Key details could turn shooting of Black teen at doorstep into a hate crime, expert says

Police car parked outside of a home.
A police officer drives past the house where 16-year-old Ralph Yarl was shot Thursday when he went to the wrong house to pick up his younger brothers in Kansas City, Mo. AP Photo/Charlie Riedel

The doorstep shooting at a Kansas City, Missouri, home that left a Black teen with wounds to his head and arm has prompted questions about whether the homeowner involved will face hate crime charges. 

Earlier this month, 16-year-old Ralph Yarl had mistakenly approached the home of an 84-year-old white man believing it was the location where he was to pick up his younger siblings, authorities said. When Yarl rang the doorbell, he was shot by Andrew Lester, according to authorities. 

Lester told authorities that he grabbed his Smith & Wesson .32-caliber pistol and fired at Yarl because he was “scared to death,” noting the teenager’s size and Lester’s inability to defend himself, according to the Washington Post. Jack McDevitt, professor of the practice emeritus in criminology and criminal justice, says the ability to establish motivation is at the center of all hate crime cases.

Headshot of Jack McDevitt.
Jack McDevitt, professor of the practice emeritus in criminology and criminal justice, poses for a portrait. Photo by Matthew Modoono/Northeastern University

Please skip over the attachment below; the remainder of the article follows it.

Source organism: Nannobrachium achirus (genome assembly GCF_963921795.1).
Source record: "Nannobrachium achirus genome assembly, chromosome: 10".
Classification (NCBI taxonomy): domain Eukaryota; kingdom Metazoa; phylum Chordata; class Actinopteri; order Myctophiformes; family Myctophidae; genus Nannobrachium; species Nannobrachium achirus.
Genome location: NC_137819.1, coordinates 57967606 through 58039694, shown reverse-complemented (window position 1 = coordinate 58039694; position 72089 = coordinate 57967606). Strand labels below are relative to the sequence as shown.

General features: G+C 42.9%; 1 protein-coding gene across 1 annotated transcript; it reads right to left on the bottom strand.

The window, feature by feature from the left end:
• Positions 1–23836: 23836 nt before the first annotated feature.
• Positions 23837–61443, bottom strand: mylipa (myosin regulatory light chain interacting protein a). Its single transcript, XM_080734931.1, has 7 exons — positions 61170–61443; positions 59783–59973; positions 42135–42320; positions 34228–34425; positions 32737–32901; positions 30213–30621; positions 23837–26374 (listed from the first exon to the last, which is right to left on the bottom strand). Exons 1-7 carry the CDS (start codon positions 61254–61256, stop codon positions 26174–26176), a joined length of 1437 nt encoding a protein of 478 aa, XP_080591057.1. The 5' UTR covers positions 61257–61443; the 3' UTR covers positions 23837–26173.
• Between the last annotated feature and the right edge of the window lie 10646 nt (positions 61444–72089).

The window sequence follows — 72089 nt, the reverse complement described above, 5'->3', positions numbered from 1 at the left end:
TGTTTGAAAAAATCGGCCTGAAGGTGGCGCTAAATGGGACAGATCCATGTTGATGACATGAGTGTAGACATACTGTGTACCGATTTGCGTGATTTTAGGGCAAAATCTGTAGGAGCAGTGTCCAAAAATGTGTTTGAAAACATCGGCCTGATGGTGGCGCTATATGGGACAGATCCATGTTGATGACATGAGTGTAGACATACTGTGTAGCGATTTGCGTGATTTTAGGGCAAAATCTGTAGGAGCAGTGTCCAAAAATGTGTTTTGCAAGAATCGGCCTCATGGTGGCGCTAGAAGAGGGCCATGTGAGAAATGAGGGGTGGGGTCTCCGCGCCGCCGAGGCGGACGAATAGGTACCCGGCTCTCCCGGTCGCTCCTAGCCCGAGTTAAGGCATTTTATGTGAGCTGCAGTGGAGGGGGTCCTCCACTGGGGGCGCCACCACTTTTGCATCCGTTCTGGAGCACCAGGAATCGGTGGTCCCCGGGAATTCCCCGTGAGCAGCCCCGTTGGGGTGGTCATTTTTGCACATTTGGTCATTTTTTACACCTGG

“The elderly gentleman said he was in fear after seeing the young African American teen on his doorstep,” McDevitt says. 

In order to determine whether there is a “hate” element in play, McDevitt says “that fear has to be, in part, based on how [Yarl] was … perceived” in the moments prior to the shooting. 

Hate crime charges are often brought later on during a case, McDevitt says. Investigators will pay particular attention to how Lester described Yarl to police. If Lester said he was afraid of Yarl simply because he was a stranger, then it will be considerably harder to establish hate than if he said he was afraid of “individuals who look like [Yarl],” for example. 

In other words, the language used can go a long way toward establishing hate. Social media posts, text messages or other personal communications are also analyzed to discover potential bias. 

“From my experience, this sounds like it was a hate crime,” McDevitt says. 

“After years of studying hate crimes, one of the primary ways people are perceived to be dangerous is because of their race,” McDevitt adds. 

Studies that look at racial bias have found that people often describe young Black males as larger and more threatening than same-sized white men, a phenomenon called “adultification.” The Washington Post reports that Lester identified Yarl as a “Black male approximately 6 feet tall,” when the teen’s family said he is actually 5’8 and 140 pounds.

McDevitt says that while racial bias is an important factor at play in the shooting, one also can’t ignore the broader context of gun violence.  

“One observation to make here is that we train police officers for months and months to be able to make a determination of who might be dangerous—and even so, they still get it wrong all too often,” McDevitt says. 

“The idea that an individual in their home with no training is going to be able to make a determination of whether someone on their front porch is a danger to them is just ludicrous,” he continued. “Yes, everyone should have … a higher expectation of privacy in their own home; but they should not be allowed to fire at someone simply for knocking on their door.”

An attorney for Yarl said they intend to seek further charges.

“We’re looking forward to a federal review of this case, and federal charges as well,” Lee Merritt told reporters this week.

Tanner Stening is a Northeastern Global News reporter. Email him at Follow him on Twitter @tstening90.